“They are legends, Abbey and Stegner, and bringing them together in a book like this, in the manner chosen by Gessner, was a stroke of genius.” – Dallas Morning News

“If Stegner and Abbey are like rivers, then Gessner is the smart, funny, well-informed river guide who can tell a good story and interpret what you’re seeing.” – The Los Angeles Review of Books

“These two men are the contrasting heroes of a profoundly relevant and readable new book by David Gessner: All the Wild That Remains: Edward Abbey, Wallace Stegner, and the American West. In this artful combination of nature writing, biography, literary criticism, and cultural history, Gessner studies two fascinating characters who fought through prose and politics to defend the fragile ecologies and transcendent beauties of the West.” – The Christian Science Monitor

“This book rubs Abbey and Stegner’s history in the dust and sand so beloved to them, posing these two late icons among voices, landscapes, and arguments that endure in western wilderness, deftly creating a larger geographic chronicle.” Craig Childs, author of House of Rain

BOOK REVIEWS

David Gessner has been a font of creativity ever since the 1980s, when he published provocative political cartoons in that famous campus magazine, the Harvard Crimson. These days he’s a naturalist, a professor and a master of the art of telling humorous and thought-provoking narratives about unusual people in out-of-the way-places. To his highly original body of work, he brings a sense of awe for the untamed universe and a profound appreciation for the raucous literature of the  West. All the Wild That Remains ought to be devoured by everyone who cares about the Earth and its future. ‘For me there is no wild life without a moral life,’ Gessner writes with all the force that Henry David Thoreau might have expressed. All the Wild That Remains offers a contemporary call of the wild that resonates loudly and clearly from one coast to the other.


The San Francisco Chronicle

 

“As I was reading All the Wild That Remains, I found myself wondering if Gessner too had not written a book that would make people act. And I wondered how this so-called biography could deliver such an emotional punch. I was expecting to be educated, but not inspired, not for the raw spirit of these two men to rise from the language into my consciousness….The loose but artful weave of the two narratives gives the book a rare creative tension. But it is deepened by a third narrative line, that of Gessner himself, the first-person storyteller, whose honest voice is full of insight and humor.”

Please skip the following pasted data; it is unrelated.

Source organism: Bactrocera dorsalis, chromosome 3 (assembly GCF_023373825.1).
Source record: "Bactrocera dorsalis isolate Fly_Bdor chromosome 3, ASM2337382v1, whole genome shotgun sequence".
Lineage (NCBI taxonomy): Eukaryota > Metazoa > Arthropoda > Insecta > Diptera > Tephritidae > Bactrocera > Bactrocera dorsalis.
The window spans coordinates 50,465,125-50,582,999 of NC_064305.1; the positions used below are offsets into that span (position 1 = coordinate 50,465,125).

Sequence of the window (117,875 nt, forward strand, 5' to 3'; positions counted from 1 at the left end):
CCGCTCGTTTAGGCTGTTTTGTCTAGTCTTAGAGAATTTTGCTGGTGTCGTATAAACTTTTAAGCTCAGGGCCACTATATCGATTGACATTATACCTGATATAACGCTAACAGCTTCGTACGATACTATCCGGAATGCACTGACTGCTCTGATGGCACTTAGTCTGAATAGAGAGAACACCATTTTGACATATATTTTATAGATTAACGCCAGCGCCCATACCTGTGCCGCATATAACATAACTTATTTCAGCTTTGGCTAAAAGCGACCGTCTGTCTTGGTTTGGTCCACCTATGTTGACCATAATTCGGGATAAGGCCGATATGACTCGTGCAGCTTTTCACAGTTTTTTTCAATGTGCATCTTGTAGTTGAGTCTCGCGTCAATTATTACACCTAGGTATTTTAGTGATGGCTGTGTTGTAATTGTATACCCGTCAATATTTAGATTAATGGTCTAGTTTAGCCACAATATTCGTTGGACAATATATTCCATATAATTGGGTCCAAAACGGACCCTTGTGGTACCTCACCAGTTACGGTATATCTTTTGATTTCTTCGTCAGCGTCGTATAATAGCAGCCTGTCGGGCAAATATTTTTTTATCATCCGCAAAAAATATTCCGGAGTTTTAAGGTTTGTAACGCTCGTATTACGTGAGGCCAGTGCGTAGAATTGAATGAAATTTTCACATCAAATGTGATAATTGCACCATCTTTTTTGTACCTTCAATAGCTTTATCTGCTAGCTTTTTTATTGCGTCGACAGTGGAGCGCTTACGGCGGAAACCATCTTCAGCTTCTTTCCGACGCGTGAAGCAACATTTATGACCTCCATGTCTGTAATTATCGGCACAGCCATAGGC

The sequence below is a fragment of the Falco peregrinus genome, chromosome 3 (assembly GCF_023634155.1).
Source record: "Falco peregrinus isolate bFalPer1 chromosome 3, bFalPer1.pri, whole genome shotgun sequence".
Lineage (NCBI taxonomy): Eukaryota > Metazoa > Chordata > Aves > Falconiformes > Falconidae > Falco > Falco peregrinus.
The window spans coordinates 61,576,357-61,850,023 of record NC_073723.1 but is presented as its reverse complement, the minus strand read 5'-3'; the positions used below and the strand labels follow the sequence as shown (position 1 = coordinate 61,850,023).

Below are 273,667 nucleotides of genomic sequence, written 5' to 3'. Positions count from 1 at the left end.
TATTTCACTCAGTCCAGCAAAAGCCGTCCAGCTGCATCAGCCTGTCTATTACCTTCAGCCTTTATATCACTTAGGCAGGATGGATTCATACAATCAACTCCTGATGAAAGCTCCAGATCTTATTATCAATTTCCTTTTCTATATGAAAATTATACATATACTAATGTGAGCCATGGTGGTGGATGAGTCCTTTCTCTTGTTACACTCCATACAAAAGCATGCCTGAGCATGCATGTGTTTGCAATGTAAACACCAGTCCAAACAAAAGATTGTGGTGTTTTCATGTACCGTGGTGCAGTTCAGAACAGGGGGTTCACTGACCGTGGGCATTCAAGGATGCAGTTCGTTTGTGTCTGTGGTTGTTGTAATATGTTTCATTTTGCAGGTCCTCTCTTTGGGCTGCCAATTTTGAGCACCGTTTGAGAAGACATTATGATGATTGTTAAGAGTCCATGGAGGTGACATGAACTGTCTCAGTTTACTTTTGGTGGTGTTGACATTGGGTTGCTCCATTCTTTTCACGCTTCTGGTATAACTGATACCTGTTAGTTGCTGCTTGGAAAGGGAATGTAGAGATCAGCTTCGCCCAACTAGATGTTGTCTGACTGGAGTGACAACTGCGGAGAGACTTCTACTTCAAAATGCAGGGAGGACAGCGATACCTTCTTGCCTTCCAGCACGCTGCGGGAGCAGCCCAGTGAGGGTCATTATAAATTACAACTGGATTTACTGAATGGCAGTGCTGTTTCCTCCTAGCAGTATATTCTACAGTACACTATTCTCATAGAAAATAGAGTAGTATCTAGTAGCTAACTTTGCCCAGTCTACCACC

The Chicago Tribune

 

Gessner’s book serves as an excellent primer to readers new to Abbey and Stegner, and an insightful explanation of their continuing relevance. Gessner, an important nature writer and editor in his own right, also uses the writers’ lives as a template for his exploration of the Western landscape they lived in and wrote about. He visits places that were important to Abbey and Stegner, and draws trenchant conclusions about the current state of affairs in a region still battling over how to best protect and exploit its fragile resources. Gessner’s reporting, whether profiling Stegner and Abbey’s acolyte Wendell Berry or observing the consequences of Vernal, Utah’s fracking boom, is vivid and personable. In his able hands, Abbey and Stegner’s legacy is refreshed for a new generation of readers. Perhaps now even the Easterners will take notice.


The Washington Post